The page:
pooza11's picture

Wish you all the best! I will

Wish you all the best! I will pray for your wish to come true.
Love
Pooza

Carri Pence's picture

Wonderful Entry

I appreciate your words and wisdom of orphan children in Africa. It disturbs me to understand that children are manipulated or abandoned for money. The structure and foundation of these institutions are crumbling due to the lack of support, as seems, by the government and other NGO's. Thus, corruption will continue unless there is severe action against the orphanages that neglect human rights. Though it is important to note that the U.S. does in fact have orphanages but the U.S.'s are just better maintained and don't violate human rights as African orphanages do. Though we also have foster care, which is different that orphanages, due to it being a minor that is cared for usually by an institution or home but in some cases can go back to their parents if their parents are suitable for taking care of their children. Usually foster children, even in the U.S., have a hard time coping with life
With love and support,
Carri Pence

jadefrank's picture

Orphans

Dear Dr. Edonna,

Thank you for raising this important issue and for reminding us to do our homework when supporting NGOs, especially those that work with children or orphans. It is so sad to think there are people out there who subject orphans, our most vulnerable children, to such abuses is the guise of helping them.

I would love to hear from some other women in our community about orphanages they work with or know of in their communities that are doing good work and that can be models for others.

In friendship,
Jade

Riruta UW Empowerment Programme's picture

Orphanages

Yes, what Dr. Edonna has observed about African orphanages is quite true. Though not all, majority of them don't meet the national leave alone international standards.Some are poorly managed that you are left thinking these kids would be better of in forster homes than being in such orphanages. As much as I want to agree that majority are found on meagre resources, many are poorly handled with resources not reaching the intended beneficiaries. I have seen some orphanages where children as many as six sleep on a 90kg sugar sack and cover one blanket. The argument is that they have the heart to help but they don't have enough means.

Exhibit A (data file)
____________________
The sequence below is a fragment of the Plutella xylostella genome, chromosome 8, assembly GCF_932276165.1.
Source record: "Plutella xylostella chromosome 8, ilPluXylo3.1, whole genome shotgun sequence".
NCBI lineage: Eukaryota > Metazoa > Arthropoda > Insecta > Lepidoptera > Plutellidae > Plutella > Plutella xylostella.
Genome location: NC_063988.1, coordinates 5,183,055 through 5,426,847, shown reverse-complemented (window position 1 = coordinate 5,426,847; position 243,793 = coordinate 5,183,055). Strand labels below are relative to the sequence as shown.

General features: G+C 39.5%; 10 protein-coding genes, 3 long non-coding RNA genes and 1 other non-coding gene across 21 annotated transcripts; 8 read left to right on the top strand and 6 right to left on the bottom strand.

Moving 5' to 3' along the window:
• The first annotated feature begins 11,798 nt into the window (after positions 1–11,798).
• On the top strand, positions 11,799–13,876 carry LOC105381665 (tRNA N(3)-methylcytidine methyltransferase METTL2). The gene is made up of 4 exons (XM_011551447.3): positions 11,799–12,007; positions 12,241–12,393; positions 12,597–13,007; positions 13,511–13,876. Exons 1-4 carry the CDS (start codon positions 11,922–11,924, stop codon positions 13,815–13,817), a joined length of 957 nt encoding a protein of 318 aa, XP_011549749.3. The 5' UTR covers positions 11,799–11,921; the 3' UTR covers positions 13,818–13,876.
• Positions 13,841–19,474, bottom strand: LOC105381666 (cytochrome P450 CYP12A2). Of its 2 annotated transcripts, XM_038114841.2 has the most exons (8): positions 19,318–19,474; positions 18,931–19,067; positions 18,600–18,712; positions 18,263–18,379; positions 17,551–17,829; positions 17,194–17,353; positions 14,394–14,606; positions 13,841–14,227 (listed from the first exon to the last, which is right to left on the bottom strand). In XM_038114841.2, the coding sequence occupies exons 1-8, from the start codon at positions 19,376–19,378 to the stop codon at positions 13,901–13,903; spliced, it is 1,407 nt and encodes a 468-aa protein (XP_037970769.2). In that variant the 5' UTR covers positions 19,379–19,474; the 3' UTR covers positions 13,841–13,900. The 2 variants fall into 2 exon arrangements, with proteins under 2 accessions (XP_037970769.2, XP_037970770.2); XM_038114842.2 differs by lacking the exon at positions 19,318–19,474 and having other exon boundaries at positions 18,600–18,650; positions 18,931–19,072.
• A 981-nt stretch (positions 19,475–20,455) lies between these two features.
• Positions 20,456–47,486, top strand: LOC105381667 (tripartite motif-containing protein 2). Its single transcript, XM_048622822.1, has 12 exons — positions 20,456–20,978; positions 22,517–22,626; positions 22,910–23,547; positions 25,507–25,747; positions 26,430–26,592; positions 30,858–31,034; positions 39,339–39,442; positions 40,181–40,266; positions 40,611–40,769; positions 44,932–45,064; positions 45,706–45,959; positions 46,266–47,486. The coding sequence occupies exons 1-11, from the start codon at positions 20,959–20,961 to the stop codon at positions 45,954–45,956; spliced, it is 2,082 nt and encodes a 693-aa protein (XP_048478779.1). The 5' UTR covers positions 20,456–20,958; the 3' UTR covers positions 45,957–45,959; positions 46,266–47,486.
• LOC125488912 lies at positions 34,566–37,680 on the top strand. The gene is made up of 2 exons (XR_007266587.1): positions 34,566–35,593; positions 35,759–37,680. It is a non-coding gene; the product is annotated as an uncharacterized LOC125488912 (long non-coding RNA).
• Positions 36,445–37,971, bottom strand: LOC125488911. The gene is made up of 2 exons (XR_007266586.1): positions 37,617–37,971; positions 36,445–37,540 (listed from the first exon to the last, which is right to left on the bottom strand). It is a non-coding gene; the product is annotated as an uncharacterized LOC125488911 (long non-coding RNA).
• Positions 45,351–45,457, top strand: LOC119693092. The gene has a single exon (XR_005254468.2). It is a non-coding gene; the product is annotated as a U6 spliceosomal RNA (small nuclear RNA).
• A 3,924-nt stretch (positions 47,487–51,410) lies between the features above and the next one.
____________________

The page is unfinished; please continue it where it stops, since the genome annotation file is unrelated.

We have also had cases of child molesting in some of the orphanages. The male workers and volunteers end up sexually abusing these minors because they are vulnerable.

It is very common to come across abandoned foetus in compost pits or in pit latrines here in Kenya. Mothers abort and put the babies in polythene bags and dump them leaving them for the dead. When caught they say it is not their wish to throw these babies but life dictates; they can't afford to take care of the babies. This means alot has to be done in terms of awareness in terms of the consequences of abortion.What is interesting is that most these children were conceived out of the parents own volition because at that time the mother was just thinking of how to get a meal. She never thought of the long term implications. When the truth dawns on her she runs for the quick evil solution-abortion. Most children in orphanages are not orphans as such because both parents are alive only that they chose to neglect their parental roles for some reason.

Poor screening also makes the genuine orphans be locked out and those pausing as orphans are taken in. I have come a cross cases where a mother states that she is an aunt to a child and that the this child is an orphan. On serious scrutiny, she owns up saying that is the only way she would get her child assisted!